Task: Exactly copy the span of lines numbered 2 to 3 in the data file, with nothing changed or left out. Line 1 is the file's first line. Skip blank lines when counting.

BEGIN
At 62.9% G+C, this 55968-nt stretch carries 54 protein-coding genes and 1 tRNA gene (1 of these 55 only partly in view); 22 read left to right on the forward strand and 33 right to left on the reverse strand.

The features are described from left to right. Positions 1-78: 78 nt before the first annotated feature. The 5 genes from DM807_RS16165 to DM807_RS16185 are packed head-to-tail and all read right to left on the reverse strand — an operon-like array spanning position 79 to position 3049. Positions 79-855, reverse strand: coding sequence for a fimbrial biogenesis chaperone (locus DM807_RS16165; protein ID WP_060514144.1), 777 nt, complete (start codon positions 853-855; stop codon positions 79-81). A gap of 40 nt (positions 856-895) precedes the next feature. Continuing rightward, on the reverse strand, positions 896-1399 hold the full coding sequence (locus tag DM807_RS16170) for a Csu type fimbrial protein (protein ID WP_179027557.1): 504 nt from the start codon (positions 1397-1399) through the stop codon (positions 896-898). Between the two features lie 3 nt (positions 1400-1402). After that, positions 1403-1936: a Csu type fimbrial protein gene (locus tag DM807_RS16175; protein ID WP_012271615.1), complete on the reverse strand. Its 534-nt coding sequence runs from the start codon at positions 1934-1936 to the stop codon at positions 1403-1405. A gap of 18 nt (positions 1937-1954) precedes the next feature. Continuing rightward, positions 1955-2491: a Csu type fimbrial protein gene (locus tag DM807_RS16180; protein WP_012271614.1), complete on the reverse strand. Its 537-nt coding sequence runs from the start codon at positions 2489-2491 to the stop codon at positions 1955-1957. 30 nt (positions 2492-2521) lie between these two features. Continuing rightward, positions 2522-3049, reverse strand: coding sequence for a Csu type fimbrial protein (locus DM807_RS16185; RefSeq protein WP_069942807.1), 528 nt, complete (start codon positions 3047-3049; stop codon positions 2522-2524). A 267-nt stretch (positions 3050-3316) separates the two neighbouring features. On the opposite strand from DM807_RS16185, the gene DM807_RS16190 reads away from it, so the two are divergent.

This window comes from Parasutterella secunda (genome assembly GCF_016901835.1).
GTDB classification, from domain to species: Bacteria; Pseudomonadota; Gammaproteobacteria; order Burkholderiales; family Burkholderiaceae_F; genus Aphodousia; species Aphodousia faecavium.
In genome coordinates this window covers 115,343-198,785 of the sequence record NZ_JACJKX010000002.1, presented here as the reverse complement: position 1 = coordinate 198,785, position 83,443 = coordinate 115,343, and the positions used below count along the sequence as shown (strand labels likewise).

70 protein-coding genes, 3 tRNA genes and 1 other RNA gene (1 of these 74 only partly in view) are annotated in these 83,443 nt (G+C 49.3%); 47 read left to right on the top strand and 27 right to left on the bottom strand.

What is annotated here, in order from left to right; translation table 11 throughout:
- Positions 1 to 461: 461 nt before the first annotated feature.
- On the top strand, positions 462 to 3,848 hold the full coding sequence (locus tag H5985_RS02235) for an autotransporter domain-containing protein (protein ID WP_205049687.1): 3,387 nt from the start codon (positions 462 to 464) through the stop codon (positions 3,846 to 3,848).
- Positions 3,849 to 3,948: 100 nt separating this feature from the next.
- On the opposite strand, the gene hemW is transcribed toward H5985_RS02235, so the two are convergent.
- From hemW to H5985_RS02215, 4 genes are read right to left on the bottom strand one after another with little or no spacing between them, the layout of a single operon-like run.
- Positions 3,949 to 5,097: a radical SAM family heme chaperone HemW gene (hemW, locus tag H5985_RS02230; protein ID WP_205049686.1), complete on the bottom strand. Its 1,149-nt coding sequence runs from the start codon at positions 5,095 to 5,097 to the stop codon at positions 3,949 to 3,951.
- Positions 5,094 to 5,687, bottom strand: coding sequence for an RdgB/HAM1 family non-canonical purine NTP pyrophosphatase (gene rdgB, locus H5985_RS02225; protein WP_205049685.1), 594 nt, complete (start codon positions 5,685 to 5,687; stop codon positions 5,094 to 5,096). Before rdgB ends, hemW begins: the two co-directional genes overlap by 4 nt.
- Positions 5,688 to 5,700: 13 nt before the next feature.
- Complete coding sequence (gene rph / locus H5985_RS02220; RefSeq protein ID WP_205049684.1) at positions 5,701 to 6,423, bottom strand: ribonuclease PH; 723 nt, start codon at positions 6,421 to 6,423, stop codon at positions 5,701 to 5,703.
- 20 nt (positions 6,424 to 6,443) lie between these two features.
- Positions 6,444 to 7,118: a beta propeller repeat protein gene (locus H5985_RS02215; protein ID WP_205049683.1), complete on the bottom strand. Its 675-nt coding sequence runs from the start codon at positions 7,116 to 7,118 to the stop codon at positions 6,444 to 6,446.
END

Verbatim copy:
The features are described from left to right. Positions 1-78: 78 nt before the first annotated feature. The 5 genes from DM807_RS16165 to DM807_RS16185 are packed head-to-tail and all read right to left on the reverse strand — an operon-like array spanning position 79 to position 3049. Positions 79-855, reverse strand: coding sequence for a fimbrial biogenesis chaperone (locus DM807_RS16165; protein ID WP_060514144.1), 777 nt, complete (start codon positions 853-855; stop codon positions 79-81). A gap of 40 nt (positions 856-895) precedes the next feature. Continuing rightward, on the reverse strand, positions 896-1399 hold the full coding sequence (locus tag DM807_RS16170) for a Csu type fimbrial protein (protein ID WP_179027557.1): 504 nt from the start codon (positions 1397-1399) through the stop codon (positions 896-898). Between the two features lie 3 nt (positions 1400-1402). After that, positions 1403-1936: a Csu type fimbrial protein gene (locus tag DM807_RS16175; protein ID WP_012271615.1), complete on the reverse strand. Its 534-nt coding sequence runs from the start codon at positions 1934-1936 to the stop codon at positions 1403-1405. A gap of 18 nt (positions 1937-1954) precedes the next feature. Continuing rightward, positions 1955-2491: a Csu type fimbrial protein gene (locus tag DM807_RS16180; protein WP_012271614.1), complete on the reverse strand. Its 537-nt coding sequence runs from the start codon at positions 2489-2491 to the stop codon at positions 1955-1957. 30 nt (positions 2492-2521) lie between these two features. Continuing rightward, positions 2522-3049, reverse strand: coding sequence for a Csu type fimbrial protein (locus DM807_RS16185; RefSeq protein WP_069942807.1), 528 nt, complete (start codon positions 3047-3049; stop codon positions 2522-2524). A 267-nt stretch (positions 3050-3316) separates the two neighbouring features. On the opposite strand from DM807_RS16185, the gene DM807_RS16190 reads away from it, so the two are divergent.

This window comes from Parasutterella secunda (genome assembly GCF_016901835.1).